Review: Minolta MD 200mm 1:4.0
Another Minolta New MD (MD III) 200mm F4 lens review.
Some of lenses don’t have a high characteristics, don’t became famous and looks too simple for fans, but these lenses work and definitely provide the same result as many other even more popular analogs. This MC 200mm 1:4 is from that list – works better than expected and one of the most underrated lenses produced by Minolta.
After getting a new lens, I always take a few technical shots to understand its strengths and weaknesses – usually it helps me a lot to start using unknown lens with much less of doubt. One day I decided that my data might be interesting for someone else and this site has been made.
Minolta New-MD 200mm 1:4.0 parameters:
|Name engraved on lens||MD|
|A max [1/f]||4|
|Lens design [el.]||5|
|Lens design [gr.]||5|
|Filter thread Ø front(rear)[mm]||55|
|Dimension Ø x length [mm]||64×116.5|
|Code No. (ROKKOR-X) or Order No.||595-800|
|Floating elements||NO (full support by autofocused adapters)|
|Aperture blades number||6|
|Average international price (sold items)||2019: USD 30-50|
|Reviewed lens SN:||8003651|
(Please, forgive me the dust on the lens, I never have the patience to clean objects for close-up photo sessions)
Mounted on Minolta X-700:
Resolution – close distance:
Test description: target is a 10×15 cm picture (printed, glossy photo paper), fixed on the wall by scotch. Distance – about 10% longer than minimal focus distance marked on the lens. Camera Sony A7II (24mpx, full frame) was fixed on the tripod and managed remotely with computer display as a viewfinder. All groups of shots were repeated 9 times for every target position on all apertures from fully opened up to F16, ISO-100, WB – same for all shots. SteadyShot – OFF. Focus was manually corrected for each shot. After all needed shots have been taken for one target position – I moved the target to the next place.
Main idea – to exclude the field curvature affect on so close distance.
Of course, I can’t be absolutely accurate, but so many repeats of shots – 4 for corners, 2 for long side, 2 for short side are giving me insurance that test results are correct.
Finally, pictures were converted from ARW-files in Capture One with default settings (Some single files have a slight light correction, for better visual convenience in comparison), then cropped for 300×200 px elements, combined into diagrams and exported into JPEG-files.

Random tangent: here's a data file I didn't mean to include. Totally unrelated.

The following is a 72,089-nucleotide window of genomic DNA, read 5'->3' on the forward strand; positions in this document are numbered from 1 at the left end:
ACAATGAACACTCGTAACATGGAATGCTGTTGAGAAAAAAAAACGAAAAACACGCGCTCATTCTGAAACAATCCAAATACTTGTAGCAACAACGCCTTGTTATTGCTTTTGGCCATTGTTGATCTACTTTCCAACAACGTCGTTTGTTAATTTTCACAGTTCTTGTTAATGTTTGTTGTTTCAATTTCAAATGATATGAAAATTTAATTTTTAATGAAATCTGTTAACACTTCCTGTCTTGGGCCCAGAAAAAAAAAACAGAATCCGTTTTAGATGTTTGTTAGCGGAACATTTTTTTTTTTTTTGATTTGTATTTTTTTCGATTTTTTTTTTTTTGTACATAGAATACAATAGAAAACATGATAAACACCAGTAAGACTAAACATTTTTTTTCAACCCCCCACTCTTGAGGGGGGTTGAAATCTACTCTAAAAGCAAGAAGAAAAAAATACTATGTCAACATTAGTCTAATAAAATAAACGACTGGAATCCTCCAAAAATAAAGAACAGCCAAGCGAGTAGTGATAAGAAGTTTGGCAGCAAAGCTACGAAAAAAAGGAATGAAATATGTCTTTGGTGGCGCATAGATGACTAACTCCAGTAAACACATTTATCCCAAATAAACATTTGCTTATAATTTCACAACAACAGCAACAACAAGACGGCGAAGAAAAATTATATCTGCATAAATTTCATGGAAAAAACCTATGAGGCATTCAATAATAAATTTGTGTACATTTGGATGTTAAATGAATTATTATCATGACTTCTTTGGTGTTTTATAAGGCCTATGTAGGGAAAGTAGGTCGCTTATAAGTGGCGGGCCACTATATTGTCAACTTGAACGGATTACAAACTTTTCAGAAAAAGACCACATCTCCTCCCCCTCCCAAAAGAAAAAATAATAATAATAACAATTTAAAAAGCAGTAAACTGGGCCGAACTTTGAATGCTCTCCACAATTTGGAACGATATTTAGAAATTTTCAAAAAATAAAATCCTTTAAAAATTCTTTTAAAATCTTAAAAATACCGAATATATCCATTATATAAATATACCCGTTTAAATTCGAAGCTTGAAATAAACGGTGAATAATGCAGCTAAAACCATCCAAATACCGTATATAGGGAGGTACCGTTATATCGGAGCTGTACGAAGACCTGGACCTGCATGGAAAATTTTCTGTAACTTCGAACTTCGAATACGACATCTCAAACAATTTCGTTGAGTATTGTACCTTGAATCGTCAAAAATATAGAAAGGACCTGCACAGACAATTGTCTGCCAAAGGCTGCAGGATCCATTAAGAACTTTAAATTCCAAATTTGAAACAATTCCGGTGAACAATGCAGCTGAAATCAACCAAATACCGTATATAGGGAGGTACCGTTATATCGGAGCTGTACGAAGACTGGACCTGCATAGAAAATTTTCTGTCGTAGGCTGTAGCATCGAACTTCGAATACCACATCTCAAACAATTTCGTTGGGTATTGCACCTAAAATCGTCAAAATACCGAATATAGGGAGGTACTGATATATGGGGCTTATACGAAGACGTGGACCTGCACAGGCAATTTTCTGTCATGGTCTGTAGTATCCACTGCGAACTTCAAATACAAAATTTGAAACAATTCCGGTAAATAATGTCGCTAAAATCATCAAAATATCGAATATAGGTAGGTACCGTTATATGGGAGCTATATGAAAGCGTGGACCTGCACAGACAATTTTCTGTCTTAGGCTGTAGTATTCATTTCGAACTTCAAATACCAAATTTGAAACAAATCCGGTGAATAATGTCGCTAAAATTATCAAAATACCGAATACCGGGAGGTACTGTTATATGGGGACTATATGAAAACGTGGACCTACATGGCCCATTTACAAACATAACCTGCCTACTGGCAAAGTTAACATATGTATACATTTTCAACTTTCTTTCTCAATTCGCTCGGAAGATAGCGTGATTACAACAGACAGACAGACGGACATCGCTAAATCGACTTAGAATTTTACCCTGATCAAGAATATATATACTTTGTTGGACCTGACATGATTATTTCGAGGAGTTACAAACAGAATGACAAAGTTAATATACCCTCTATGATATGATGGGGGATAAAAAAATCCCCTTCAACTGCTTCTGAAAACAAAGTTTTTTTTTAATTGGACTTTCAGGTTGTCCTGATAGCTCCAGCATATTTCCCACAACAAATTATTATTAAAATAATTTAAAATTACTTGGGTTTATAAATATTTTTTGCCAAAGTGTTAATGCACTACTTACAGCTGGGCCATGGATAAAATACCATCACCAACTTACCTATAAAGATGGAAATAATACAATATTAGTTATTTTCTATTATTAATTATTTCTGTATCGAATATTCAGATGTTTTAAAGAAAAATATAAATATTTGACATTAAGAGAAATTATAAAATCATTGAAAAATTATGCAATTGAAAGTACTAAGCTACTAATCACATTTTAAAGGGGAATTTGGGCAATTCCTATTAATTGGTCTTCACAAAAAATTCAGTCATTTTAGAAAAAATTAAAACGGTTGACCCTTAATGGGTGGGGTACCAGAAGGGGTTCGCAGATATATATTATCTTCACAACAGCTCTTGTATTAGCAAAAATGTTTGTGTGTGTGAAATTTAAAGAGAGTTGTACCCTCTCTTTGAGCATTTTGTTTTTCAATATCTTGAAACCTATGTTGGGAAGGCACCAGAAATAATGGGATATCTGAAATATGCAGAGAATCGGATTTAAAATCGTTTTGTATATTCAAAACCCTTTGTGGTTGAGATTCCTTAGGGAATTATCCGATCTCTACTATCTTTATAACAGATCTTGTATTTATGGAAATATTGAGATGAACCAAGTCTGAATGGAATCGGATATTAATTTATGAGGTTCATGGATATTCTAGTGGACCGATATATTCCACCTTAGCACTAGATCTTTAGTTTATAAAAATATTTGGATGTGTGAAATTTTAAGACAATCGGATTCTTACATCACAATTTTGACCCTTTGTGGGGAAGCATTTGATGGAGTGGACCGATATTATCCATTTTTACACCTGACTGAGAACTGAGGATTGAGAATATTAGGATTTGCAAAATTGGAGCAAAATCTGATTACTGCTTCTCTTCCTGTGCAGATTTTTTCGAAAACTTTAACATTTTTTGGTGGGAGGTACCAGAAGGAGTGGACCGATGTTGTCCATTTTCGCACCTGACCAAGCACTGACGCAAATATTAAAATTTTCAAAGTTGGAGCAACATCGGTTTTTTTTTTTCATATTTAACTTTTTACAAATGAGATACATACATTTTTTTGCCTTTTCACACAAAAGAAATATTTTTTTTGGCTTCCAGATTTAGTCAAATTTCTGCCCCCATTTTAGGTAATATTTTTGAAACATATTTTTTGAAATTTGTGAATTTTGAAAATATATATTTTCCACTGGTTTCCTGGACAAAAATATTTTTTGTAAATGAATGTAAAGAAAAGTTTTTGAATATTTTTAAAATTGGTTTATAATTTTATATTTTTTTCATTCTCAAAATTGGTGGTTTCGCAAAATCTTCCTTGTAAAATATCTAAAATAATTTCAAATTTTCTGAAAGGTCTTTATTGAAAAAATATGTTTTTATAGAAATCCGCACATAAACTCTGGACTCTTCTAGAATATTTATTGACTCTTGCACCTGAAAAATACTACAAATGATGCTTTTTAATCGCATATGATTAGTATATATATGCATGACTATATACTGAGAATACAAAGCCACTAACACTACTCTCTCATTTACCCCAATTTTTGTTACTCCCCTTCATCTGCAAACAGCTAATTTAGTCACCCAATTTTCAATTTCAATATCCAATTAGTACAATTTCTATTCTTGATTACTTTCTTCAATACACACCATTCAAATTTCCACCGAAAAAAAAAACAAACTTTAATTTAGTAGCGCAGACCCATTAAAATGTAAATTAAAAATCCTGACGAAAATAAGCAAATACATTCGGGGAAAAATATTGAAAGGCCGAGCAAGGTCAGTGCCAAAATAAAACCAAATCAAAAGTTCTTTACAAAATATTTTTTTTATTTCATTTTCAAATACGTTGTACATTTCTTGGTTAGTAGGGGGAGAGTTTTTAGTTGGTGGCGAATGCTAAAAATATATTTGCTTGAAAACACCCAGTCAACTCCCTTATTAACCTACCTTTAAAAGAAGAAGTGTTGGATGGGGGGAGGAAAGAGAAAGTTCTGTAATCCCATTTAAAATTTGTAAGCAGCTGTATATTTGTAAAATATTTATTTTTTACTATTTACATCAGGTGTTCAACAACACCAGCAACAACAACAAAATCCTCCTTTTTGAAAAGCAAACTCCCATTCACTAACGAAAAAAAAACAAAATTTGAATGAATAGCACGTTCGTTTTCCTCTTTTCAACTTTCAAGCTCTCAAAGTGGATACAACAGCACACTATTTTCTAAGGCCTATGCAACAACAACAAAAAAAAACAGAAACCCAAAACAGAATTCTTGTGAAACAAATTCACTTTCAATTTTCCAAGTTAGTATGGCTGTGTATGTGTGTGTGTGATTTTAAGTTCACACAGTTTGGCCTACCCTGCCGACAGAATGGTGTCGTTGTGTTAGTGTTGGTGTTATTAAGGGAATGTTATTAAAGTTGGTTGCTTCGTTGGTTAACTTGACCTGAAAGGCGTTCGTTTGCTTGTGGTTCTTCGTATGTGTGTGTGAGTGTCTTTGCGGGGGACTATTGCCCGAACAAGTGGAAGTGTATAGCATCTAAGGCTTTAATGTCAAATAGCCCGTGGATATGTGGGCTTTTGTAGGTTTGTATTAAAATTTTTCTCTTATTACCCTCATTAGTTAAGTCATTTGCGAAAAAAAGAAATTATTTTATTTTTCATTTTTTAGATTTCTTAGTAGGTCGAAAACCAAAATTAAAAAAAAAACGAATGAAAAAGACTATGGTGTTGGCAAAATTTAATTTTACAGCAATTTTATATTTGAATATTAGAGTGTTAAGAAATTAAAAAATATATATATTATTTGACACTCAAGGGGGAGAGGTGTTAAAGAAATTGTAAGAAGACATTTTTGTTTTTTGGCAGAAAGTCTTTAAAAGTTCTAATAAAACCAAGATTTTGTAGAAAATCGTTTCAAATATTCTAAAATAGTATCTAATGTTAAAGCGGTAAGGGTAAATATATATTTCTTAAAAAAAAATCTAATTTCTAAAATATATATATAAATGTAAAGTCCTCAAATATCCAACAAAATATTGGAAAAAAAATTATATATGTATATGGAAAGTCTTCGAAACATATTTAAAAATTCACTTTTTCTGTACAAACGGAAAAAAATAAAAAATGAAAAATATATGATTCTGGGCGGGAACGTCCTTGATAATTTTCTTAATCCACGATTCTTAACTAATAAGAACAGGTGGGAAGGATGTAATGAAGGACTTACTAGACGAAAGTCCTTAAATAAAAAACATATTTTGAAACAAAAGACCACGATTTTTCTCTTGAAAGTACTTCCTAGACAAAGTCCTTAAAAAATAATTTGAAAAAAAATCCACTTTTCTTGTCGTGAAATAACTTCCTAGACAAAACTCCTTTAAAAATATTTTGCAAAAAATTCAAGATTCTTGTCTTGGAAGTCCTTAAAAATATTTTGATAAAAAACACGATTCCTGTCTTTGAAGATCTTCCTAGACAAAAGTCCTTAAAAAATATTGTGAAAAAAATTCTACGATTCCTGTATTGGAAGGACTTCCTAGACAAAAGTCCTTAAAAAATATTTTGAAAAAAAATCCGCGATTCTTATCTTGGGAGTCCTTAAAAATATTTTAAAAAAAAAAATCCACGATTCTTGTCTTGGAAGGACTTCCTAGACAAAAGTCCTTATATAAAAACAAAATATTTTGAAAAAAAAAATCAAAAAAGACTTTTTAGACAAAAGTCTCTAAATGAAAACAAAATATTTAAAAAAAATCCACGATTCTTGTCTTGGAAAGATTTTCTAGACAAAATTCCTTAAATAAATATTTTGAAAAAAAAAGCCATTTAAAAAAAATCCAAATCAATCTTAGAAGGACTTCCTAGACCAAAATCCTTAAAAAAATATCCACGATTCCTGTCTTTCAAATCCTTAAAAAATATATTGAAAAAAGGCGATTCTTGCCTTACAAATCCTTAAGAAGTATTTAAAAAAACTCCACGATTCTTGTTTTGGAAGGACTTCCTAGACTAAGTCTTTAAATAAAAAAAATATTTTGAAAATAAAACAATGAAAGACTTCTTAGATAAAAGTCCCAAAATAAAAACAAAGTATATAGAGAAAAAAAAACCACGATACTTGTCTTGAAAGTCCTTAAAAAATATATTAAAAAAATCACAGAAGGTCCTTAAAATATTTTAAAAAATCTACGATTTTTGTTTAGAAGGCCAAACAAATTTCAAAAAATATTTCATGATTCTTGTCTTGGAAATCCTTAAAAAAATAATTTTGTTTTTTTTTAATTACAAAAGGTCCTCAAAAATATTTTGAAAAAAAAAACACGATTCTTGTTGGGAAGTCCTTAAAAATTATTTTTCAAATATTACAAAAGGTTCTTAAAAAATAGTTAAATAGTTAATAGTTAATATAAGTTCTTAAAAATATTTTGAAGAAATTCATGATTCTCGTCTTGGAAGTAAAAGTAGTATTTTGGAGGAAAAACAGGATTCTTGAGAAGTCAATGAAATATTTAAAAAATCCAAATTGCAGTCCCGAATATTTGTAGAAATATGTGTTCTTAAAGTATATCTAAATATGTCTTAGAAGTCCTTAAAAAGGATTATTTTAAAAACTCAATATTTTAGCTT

Test results (selected version, easy to compare – 4 positions):
Test results (full version – all 9 positions):
Resolution – long distance:
Test description: Camera Sony A7II (24mpx, full frame) was fixed on the tripod and managed remotely with computer display as a viewfinder. Targets (buildings) were fixed by gravity power on the distances in more than 200 meters. All shots have been taken with apertures from fully opened up to F16. ISO-100. Shutter Speed – depends on light (camera A-mode), WB – fixed and the same for all shots. SteadyShot – OFF. Focus was manually corrected for each shot to exclude focus-shift affect.
Finally, pictures were converted from ARW-files in Capture One with default settings (Some single files have a slight light correction, for better visual convenience in comparison), then were cropped for 300×200 px elements, combined into diagrams and exported into JPEG-files.
(frames scaled – 300×200)
This lens doesn’t have a visible geometric distortion. No tests needed.
(100% crops – 300×200)
(100% crops – 300×200)
Close distance bokeh:
Test conditions: lens was focused on to minimal distance (2.5m), plants were fixed in 5m distance from camera in front of the window with bright light from outside.
(frame scaled 1200×800, bokeh covers the frame partially)
Long distance bokeh:
Test conditions: lens was focused on half distance on the scale (4.5m), houses were fixed in infinity distance on the ground.
(frame scaled 1200×800)
Light dots bokeh:
Test conditions: lens was focused on to minimal distance + 10% of scale (about 3m), diodes were fixed in 5m distance at the dark background.
(frame scaled 1200×800)
My overall conclusion about the Minolta N-MD 200mm 1:4.0F (Minolta MD III 200mm F/4):
To my regret, I have never used it in real photo-sessions, so my conclusion is based on test results: the lens is really sharp and gives smooth ‘creme’ bokeh, looks very universal. Combination of wide opened F4 with this so long 200mm focal distance is enough for any tasks which I can imagine – portraits, landscapes, animals/birds in parks, etc. Actually, it can be preferable instead of faster MD 200mm F2.8 because gives another level of convenience in walks. Lightweight is an important advantage of it, and one more plus – build-in lens-hood, another plus – it has an absolutely low price, just about a few yens. Really, it’s abnormal – for today it’s one of the cheapest lens in Minolta MD line. The lens can be operated with auto-focus adapters, but be careful (!) – it gives too long a ‘lever’ for mount fix. Of course, it has aberrations, but anyway – it ready to work even if wide open. Powerful, long-focused and convenient lens.